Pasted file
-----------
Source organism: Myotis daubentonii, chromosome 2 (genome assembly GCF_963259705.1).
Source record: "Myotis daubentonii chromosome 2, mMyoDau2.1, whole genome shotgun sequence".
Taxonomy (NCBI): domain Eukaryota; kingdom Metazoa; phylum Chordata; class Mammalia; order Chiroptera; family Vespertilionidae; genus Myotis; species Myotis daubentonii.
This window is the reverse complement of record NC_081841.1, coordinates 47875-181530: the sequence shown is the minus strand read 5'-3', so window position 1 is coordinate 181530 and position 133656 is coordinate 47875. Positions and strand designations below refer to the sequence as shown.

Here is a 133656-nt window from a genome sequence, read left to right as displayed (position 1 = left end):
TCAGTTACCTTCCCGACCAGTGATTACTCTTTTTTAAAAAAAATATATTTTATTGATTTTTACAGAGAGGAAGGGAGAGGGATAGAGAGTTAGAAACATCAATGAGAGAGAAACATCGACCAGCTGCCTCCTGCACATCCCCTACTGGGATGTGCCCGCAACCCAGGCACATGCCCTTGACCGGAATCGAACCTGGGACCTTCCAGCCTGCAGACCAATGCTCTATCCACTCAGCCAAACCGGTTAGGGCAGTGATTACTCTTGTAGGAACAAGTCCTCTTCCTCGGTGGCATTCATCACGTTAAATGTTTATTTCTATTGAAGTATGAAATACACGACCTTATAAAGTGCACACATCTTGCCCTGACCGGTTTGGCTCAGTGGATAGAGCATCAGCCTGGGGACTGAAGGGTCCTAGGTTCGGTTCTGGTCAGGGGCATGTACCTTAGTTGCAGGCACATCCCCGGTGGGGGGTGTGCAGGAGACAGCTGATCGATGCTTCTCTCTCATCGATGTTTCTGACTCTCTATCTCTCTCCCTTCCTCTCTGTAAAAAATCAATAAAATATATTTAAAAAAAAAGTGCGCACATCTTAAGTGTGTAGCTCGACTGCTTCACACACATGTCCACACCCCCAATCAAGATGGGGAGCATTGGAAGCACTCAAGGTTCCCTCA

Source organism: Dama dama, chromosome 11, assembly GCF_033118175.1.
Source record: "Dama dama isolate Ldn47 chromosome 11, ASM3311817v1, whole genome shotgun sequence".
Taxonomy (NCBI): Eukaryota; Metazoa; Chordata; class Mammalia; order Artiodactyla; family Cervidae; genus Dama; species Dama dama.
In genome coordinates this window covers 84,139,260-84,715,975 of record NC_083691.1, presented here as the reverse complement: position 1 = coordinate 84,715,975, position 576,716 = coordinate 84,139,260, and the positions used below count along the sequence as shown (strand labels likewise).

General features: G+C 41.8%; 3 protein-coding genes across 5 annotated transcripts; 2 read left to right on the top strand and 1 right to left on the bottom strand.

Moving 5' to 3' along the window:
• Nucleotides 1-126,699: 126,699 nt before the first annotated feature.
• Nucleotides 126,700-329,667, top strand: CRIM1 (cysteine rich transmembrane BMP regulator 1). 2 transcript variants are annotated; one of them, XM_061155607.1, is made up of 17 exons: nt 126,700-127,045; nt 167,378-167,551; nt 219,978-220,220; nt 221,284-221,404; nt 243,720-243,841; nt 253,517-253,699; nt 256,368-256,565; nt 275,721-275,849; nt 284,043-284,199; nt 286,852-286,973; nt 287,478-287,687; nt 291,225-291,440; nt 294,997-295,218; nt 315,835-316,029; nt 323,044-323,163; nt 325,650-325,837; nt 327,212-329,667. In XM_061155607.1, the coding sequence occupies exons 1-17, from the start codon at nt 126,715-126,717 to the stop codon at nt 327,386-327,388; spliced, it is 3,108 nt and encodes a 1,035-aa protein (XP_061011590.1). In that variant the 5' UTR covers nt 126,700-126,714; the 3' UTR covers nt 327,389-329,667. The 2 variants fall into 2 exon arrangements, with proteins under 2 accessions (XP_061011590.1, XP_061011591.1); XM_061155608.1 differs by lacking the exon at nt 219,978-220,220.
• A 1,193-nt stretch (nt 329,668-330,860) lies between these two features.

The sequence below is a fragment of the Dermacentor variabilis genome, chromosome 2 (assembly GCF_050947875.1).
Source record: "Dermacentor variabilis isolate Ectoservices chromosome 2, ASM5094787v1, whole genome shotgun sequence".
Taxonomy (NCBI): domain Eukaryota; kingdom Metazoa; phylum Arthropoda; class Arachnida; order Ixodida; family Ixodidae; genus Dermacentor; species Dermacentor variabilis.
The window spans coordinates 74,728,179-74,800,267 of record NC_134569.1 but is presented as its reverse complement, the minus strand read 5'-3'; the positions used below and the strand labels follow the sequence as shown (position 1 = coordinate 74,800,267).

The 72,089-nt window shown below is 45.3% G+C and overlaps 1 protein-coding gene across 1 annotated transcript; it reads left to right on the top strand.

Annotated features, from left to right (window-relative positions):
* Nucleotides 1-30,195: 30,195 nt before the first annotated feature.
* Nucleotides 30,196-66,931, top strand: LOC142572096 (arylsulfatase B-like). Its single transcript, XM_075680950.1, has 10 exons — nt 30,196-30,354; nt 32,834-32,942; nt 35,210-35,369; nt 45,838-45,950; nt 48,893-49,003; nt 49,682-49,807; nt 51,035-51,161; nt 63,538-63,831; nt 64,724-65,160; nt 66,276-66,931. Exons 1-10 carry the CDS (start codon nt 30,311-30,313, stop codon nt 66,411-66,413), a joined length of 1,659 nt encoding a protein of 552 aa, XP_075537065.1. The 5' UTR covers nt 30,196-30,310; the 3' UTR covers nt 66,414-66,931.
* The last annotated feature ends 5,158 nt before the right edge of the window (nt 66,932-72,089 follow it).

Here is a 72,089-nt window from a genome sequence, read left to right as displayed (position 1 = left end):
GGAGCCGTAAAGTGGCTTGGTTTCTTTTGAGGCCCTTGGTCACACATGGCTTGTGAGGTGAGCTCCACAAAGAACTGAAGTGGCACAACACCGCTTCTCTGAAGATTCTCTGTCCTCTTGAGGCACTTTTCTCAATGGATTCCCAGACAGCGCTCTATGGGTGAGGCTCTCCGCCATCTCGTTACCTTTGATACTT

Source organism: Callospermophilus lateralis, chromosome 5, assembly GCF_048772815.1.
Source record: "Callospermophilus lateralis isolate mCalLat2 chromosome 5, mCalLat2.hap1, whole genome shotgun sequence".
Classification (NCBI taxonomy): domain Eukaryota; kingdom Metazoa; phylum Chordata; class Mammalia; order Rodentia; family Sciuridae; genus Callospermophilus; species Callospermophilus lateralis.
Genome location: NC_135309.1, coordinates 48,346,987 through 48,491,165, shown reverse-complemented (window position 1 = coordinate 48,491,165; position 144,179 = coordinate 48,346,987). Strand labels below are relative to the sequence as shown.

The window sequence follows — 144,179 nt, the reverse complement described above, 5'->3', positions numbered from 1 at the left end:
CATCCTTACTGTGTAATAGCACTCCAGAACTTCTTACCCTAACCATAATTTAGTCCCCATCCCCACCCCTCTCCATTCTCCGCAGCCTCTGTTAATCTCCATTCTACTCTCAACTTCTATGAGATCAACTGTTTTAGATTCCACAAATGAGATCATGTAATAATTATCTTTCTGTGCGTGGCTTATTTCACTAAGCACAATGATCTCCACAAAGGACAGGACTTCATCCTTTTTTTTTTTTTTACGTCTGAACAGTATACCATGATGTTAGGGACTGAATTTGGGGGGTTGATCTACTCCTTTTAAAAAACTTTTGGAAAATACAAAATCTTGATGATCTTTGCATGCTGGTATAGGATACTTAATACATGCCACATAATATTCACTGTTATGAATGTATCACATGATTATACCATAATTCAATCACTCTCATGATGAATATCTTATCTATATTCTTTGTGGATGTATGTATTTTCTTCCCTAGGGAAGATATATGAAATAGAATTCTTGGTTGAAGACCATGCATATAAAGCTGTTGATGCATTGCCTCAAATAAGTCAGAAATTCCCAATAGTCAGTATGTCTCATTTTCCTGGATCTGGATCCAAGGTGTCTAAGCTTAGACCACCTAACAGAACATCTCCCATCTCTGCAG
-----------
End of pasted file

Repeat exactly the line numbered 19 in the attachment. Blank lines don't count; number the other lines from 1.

The window spans coordinates 74,728,179-74,800,267 of record NC_134569.1 but is presented as its reverse complement, the minus strand read 5'-3'; the positions used below and the strand labels follow the sequence as shown (position 1 = coordinate 74,800,267).